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Birth of a Father

Boot Camp for Dads

What to Expect When You Are Expecting continued...

And after the new parents get home, when everybody wants to visit and "help"? "The dad should take charge of directing visitors in terms of what is most helpful and what is not," he says.

After the initial circle chat, the class breaks into small groups of one veteran and several rookies to learn how to change diapers, feed a baby, and comb his or her hair, Ault says. "Often a pretty good percentage of men in class will have never held a baby," he says.

Later, everyone gets back together to discuss such topics as baby blues, breastfeeding support, basic safety such as baby-proofing the home, and some instruction in shaken baby prevention.

Shaken baby syndrome is a severe form of head injury caused by the rebound of the baby's brain in its skull when shaken. It is almost always caused when an angry parent or caregiver shakes a baby to punish or quiet the child. About 70% of time, that injury takes place at the hands of men, says Ault.

We Want You

Just like the U.S. Army has recruiting outfits in all 50 states, Boot Camp for New Dads recruits everywhere expectant fathers hang out, including hospitals, clinics, schools, churches, and military bases across the U.S. The cost is nominal -- anything from free to $20, depending on the specific program.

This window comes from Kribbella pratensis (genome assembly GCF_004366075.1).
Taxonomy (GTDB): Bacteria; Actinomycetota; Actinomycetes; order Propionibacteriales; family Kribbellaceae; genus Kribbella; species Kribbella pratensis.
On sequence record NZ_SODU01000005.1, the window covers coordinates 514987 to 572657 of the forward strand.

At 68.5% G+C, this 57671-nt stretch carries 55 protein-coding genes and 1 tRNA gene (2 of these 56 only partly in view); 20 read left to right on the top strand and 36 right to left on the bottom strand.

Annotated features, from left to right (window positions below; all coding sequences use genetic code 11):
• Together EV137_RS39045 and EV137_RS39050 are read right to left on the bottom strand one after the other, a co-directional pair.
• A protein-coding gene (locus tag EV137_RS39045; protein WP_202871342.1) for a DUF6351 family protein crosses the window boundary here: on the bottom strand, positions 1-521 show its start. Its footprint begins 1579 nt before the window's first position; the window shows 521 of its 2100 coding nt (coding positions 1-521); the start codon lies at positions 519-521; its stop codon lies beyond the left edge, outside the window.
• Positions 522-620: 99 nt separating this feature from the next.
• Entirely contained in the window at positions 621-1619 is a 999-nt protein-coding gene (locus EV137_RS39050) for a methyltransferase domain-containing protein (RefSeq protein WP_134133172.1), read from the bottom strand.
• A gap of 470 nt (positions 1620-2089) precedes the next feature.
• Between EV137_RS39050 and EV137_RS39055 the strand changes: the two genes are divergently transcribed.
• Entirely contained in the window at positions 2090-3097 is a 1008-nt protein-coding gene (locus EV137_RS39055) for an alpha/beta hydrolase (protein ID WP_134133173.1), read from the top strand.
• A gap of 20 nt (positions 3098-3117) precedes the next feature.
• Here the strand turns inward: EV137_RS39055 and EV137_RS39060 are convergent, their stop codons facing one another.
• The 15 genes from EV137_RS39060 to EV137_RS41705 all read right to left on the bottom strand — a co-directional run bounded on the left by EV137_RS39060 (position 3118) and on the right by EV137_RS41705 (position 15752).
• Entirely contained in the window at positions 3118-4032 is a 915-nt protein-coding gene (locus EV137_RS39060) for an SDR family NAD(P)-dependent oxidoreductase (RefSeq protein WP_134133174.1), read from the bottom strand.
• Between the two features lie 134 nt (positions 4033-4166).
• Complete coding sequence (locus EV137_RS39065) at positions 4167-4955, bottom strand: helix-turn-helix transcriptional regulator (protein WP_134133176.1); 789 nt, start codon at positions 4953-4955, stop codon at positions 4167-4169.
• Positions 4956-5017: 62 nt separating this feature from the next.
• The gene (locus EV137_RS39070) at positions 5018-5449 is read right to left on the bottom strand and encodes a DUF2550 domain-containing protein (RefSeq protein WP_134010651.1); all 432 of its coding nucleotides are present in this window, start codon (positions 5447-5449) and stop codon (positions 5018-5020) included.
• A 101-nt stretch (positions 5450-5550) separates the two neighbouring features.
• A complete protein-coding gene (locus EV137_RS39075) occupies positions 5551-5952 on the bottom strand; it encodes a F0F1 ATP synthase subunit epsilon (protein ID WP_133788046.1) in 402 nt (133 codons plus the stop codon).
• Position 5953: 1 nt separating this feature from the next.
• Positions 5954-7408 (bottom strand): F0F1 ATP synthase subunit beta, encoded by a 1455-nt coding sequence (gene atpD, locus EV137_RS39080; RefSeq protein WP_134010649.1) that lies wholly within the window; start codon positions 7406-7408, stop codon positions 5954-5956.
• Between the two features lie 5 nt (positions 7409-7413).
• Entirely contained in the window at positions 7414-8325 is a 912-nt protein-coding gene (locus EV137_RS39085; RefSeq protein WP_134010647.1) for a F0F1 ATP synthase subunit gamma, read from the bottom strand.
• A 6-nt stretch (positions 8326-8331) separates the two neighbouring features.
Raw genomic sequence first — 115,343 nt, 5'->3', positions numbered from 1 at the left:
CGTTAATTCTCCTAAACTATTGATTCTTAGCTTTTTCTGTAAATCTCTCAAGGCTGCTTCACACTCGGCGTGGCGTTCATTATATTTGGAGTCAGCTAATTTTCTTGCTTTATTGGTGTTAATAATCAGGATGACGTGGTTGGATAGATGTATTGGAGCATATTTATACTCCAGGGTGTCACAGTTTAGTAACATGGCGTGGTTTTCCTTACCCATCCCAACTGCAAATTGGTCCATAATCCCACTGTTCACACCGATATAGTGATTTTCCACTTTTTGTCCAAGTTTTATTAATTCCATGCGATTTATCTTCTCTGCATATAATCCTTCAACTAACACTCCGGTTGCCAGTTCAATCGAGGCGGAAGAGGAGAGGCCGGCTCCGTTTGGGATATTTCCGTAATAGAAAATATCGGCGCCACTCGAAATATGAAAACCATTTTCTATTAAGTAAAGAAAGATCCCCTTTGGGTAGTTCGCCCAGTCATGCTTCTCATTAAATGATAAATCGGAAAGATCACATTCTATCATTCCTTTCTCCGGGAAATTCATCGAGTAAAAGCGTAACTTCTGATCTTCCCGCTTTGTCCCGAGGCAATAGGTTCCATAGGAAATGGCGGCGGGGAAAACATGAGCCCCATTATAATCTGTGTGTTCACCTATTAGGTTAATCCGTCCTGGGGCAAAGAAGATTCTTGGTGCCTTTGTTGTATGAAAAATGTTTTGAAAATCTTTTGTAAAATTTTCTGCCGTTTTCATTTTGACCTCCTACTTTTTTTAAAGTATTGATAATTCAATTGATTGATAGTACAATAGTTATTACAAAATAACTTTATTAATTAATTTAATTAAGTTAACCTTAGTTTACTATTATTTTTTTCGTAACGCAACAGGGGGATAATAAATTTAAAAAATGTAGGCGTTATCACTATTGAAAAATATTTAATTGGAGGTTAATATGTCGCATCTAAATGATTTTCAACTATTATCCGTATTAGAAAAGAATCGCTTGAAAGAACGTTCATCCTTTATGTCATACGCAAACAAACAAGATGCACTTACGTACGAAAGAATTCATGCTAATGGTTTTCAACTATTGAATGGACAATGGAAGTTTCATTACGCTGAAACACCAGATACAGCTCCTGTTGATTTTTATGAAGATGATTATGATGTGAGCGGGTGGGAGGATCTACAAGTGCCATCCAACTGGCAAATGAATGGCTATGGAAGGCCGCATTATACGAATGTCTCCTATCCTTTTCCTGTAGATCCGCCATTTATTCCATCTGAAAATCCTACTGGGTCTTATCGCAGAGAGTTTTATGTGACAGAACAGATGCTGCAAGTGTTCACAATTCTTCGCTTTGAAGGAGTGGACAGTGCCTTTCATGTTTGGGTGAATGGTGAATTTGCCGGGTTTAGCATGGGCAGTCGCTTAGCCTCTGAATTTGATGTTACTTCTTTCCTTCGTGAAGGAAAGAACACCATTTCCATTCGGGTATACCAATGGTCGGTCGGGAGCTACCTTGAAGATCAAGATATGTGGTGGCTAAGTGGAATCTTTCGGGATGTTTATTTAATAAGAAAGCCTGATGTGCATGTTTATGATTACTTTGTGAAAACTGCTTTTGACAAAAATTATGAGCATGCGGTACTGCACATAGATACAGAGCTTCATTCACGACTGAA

"We try to reach them as they become fathers," Ault says. "We are connected with obstetrician practices and other classes the hospital may offer for new parents -- including hospital tours."

That early contact is important, because if men's first experience as a father is bad -- or completely missing -- they're more likely to go AWOL from duty. It happens all the time: According to data gathered in 1998 by the National Fatherhood Initiative, 42% of American kids are growing up without fathers in their homes, a statistic Bishop is bent on improving.

The Results?

"We have been pretty overwhelmed by the results that we have seen. It has exceeded our expectations," Ault says.

Billy Kaplan, a Chicago therapist who coordinates Boot Camp for New Dad's activities in Illinois, agrees.

"It's been astounding. I've seen dramatic changes," says Kaplan, also the head coach at St. Francis Hospital in Evanston.

"One guy came to the workshop, and at the beginning said he was not going to have a relationship with the child's mother but he wanted to be an involved dad. He came back a few months later with full custody and was raising the child on his own," Kaplan says. "All graduates are saying it makes a big difference in parenting and preparing them to be better fathers and partners."

Kaplan has joined with a group called the Illinois Fatherhood Initiative to spread the program to additional hospitals and to men at risk for abandoning their babies, those who are poor, uneducated, and/or not married to the mother.

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